The meeting in the little white house is now my happy place. It has about eight regular attenders—mostly the geezer type, mostly men, and all beloved. I find Paul in his usual spot right by the door, spouting every profanity possible in his man-talk before we start, but as soon as he speaks in the meeting itself, he turns into a male version of Brené Brown. He’s a philosopher and a gratitude guru.

Sam sits in the corner, a bespectacled ex-seminary guy whose smile and peace are intoxicating. I love Sam. I think, perhaps, he is my recovery Santa, spreading good cheer and magic whenever I see him. I have never seen Sam not joyful, but somehow he still manages to not be annoying about it. I usually find happy people irritating, but pretty much anything Sam would say, I would write up on a bumper sticker and smack it on my car. He’s that good.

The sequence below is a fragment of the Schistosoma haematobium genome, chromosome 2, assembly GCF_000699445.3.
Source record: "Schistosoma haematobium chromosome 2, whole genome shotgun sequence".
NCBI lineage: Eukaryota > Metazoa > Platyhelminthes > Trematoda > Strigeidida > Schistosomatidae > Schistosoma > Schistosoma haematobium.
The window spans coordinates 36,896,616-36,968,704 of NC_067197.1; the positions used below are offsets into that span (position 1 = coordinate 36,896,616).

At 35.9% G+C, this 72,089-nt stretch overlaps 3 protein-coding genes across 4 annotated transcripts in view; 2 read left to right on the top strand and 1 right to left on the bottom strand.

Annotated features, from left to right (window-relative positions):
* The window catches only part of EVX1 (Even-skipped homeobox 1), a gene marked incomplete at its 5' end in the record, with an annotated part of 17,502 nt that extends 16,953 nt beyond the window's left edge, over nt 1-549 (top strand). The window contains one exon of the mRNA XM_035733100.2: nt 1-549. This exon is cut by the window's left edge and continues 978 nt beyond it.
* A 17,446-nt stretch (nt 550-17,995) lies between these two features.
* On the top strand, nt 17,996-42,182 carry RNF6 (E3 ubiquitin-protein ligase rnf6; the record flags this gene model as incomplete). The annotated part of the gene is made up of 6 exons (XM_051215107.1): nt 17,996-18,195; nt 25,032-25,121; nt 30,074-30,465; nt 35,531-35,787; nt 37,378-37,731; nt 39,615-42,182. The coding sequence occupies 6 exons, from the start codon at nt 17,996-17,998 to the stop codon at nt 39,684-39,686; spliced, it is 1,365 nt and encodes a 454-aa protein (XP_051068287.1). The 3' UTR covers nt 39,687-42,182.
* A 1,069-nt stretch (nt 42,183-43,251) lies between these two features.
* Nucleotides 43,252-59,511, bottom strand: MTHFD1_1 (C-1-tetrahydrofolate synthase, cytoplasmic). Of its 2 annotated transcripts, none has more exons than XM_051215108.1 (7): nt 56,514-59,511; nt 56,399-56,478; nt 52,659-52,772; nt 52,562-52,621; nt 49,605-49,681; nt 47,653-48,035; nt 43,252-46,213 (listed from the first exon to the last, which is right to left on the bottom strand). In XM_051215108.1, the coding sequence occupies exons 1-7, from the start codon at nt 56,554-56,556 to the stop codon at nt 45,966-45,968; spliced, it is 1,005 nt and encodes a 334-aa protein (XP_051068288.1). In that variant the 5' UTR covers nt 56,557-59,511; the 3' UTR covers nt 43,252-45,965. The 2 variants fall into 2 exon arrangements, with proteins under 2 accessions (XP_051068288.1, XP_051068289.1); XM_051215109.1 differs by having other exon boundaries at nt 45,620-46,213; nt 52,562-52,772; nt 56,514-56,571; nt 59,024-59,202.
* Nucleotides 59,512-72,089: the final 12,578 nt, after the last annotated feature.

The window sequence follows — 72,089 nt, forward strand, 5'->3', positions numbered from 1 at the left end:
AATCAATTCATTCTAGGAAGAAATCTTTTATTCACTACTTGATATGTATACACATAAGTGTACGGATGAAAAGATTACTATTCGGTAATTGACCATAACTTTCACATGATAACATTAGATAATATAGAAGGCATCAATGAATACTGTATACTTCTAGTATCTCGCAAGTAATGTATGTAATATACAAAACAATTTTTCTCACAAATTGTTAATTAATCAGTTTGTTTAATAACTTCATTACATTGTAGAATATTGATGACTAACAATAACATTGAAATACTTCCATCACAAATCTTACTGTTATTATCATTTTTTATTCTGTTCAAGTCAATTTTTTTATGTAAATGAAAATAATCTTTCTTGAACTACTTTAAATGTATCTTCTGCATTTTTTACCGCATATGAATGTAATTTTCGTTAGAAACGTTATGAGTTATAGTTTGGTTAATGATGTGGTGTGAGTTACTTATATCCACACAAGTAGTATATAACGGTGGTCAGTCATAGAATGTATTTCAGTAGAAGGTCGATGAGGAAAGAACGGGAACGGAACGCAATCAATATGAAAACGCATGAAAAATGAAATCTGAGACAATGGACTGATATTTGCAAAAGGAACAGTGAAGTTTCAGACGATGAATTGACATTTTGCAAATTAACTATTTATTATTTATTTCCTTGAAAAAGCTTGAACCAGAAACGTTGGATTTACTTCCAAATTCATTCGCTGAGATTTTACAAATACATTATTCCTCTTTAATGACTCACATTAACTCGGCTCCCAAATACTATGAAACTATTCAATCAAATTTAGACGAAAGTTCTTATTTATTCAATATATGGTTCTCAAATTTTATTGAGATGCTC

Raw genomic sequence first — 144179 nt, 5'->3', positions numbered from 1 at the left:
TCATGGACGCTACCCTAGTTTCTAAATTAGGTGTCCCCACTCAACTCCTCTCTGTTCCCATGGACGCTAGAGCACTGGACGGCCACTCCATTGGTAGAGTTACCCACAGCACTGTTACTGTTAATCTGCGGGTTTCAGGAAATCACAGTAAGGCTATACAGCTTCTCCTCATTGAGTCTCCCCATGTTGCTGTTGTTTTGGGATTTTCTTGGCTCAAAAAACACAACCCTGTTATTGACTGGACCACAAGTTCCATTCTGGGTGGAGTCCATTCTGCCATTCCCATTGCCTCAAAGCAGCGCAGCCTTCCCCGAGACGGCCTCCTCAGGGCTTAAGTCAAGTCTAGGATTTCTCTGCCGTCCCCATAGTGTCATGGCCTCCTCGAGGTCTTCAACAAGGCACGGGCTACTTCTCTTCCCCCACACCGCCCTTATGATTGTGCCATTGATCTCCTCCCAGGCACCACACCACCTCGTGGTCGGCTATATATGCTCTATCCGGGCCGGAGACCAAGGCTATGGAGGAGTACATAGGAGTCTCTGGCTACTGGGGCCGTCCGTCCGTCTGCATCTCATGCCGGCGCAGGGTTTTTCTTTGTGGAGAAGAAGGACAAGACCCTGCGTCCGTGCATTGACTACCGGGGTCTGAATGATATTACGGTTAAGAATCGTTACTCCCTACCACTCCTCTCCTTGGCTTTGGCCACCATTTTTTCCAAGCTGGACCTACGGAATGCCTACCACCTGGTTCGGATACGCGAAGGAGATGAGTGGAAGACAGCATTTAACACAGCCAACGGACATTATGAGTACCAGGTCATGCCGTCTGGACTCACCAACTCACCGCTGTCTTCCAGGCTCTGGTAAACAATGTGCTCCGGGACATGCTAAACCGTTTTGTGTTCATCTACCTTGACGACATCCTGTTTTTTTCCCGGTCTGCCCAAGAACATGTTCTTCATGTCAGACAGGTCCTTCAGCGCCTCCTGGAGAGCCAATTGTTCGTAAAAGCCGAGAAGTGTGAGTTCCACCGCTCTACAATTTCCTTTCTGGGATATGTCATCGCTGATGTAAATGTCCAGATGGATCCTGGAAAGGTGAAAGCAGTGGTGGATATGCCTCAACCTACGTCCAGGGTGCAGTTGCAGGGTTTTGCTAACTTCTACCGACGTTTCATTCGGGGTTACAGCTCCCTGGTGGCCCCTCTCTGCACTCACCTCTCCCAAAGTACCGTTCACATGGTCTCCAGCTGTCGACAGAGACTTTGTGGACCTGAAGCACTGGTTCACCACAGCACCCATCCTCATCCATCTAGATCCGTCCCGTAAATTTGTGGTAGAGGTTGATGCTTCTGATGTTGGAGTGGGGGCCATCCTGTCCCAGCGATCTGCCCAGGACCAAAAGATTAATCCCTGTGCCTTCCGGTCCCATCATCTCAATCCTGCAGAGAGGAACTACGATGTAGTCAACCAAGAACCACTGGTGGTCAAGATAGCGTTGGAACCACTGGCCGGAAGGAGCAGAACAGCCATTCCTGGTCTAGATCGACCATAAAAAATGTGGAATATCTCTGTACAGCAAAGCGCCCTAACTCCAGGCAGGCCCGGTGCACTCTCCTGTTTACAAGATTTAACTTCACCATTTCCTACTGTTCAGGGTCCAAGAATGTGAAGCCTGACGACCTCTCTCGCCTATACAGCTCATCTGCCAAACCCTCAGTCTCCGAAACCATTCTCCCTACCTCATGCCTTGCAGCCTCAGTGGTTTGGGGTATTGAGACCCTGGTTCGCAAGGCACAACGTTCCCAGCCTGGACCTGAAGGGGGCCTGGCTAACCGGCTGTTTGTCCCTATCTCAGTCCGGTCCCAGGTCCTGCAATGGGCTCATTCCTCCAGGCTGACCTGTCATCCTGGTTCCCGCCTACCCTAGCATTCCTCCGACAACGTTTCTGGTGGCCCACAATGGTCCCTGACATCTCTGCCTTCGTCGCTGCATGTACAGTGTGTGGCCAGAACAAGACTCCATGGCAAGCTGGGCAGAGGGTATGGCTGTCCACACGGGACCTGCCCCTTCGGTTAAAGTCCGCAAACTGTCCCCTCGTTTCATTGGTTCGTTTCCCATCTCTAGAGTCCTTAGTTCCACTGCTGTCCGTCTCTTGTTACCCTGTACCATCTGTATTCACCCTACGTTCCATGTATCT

Then there is Sarah and Glen. They are married, with silver hair and sweet smiles and lots of recovery between them. Glen wears small circle glasses, and he looks like that dude from the Grateful Dead—the one who made all the ice cream. Sarah just looks beautiful, in flowing clothes and silver jewelry that matches her hair. Occasionally she drops the F-bomb. It accents her well. 

And then, there is Saul. And I know him. From outside.

This was the whole reason I avoided this little meeting in the first place; I had a terrible fear that as soon as I walked in the door someone would stand up and point at me, like Donald Sutherland in Invasion of the Body Snatchers, and start howling at me in horror. Instead, Saul just looked at me and smiled in an impish way, as if to say, “Welcome, friend. You can relax now.”